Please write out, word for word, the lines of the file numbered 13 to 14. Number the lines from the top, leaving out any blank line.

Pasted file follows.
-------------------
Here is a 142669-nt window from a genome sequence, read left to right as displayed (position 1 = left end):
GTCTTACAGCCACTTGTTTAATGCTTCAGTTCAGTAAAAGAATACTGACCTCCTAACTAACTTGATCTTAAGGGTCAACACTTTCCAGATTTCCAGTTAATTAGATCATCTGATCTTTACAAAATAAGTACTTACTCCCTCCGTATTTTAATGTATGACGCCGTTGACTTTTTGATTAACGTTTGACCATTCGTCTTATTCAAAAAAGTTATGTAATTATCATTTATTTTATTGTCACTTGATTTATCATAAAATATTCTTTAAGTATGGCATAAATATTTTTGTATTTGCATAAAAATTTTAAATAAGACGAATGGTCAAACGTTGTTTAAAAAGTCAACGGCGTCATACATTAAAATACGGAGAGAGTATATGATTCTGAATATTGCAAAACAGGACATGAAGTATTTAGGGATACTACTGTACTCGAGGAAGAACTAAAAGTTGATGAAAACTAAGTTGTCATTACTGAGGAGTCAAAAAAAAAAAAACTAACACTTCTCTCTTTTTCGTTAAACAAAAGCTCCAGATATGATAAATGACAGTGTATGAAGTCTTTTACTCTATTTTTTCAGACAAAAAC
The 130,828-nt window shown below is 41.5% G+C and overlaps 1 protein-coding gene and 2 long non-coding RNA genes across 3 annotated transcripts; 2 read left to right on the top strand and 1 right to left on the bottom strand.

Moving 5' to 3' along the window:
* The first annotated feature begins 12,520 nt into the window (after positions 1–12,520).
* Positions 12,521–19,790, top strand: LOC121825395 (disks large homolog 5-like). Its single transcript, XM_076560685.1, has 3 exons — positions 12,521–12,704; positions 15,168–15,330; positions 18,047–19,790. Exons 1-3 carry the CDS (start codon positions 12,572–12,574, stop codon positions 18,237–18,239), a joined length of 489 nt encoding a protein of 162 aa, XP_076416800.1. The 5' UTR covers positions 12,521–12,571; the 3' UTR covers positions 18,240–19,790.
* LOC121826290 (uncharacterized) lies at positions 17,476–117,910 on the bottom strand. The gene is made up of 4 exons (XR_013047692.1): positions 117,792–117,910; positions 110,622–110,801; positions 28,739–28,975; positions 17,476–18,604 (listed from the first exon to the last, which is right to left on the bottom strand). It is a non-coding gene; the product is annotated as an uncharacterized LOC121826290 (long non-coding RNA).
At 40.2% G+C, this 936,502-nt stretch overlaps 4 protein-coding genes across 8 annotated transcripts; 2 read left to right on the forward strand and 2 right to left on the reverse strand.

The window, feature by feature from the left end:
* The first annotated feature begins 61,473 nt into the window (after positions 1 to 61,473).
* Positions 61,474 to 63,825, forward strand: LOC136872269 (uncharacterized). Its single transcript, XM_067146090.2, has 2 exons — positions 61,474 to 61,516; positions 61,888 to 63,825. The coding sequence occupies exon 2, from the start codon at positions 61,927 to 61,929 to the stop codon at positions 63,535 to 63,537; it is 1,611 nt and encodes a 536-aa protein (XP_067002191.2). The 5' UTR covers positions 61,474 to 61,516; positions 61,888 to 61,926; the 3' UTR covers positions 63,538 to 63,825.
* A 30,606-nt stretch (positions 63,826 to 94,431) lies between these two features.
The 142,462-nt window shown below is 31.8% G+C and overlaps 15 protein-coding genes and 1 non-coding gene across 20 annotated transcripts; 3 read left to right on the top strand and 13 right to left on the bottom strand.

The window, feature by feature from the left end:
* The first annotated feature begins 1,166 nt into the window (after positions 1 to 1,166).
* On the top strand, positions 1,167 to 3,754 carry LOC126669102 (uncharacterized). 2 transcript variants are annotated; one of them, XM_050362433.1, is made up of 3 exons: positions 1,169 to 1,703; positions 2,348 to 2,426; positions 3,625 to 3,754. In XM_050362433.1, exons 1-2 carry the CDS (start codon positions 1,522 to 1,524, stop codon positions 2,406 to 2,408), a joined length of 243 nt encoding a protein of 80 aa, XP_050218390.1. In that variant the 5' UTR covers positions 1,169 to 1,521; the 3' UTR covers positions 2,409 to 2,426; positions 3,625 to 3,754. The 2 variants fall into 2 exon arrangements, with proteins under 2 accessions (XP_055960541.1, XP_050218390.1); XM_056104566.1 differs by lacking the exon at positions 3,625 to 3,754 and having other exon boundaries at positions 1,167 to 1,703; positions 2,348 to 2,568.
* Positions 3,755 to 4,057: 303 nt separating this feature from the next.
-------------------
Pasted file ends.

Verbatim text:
The 142,462-nt window shown below is 31.8% G+C and overlaps 15 protein-coding genes and 1 non-coding gene across 20 annotated transcripts; 3 read left to right on the top strand and 13 right to left on the bottom strand.

The window, feature by feature from the left end: